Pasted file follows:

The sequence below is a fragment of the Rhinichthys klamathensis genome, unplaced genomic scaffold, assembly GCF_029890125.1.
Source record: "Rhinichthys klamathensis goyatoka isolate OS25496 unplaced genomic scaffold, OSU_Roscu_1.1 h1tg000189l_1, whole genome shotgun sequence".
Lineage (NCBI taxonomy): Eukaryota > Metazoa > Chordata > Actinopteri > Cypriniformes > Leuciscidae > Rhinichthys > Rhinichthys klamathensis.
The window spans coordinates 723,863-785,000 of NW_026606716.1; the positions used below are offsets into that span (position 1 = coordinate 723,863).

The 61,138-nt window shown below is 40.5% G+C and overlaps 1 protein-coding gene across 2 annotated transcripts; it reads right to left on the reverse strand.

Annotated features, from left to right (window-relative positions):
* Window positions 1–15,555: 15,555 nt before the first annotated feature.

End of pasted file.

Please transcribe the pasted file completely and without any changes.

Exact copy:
The sequence below is a fragment of the Rhinichthys klamathensis genome, unplaced genomic scaffold, assembly GCF_029890125.1.
Source record: "Rhinichthys klamathensis goyatoka isolate OS25496 unplaced genomic scaffold, OSU_Roscu_1.1 h1tg000189l_1, whole genome shotgun sequence".
Lineage (NCBI taxonomy): Eukaryota > Metazoa > Chordata > Actinopteri > Cypriniformes > Leuciscidae > Rhinichthys > Rhinichthys klamathensis.
The window spans coordinates 723,863-785,000 of NW_026606716.1; the positions used below are offsets into that span (position 1 = coordinate 723,863).

The 61,138-nt window shown below is 40.5% G+C and overlaps 1 protein-coding gene across 2 annotated transcripts; it reads right to left on the reverse strand.

Annotated features, from left to right (window-relative positions):
* Window positions 1–15,555: 15,555 nt before the first annotated feature.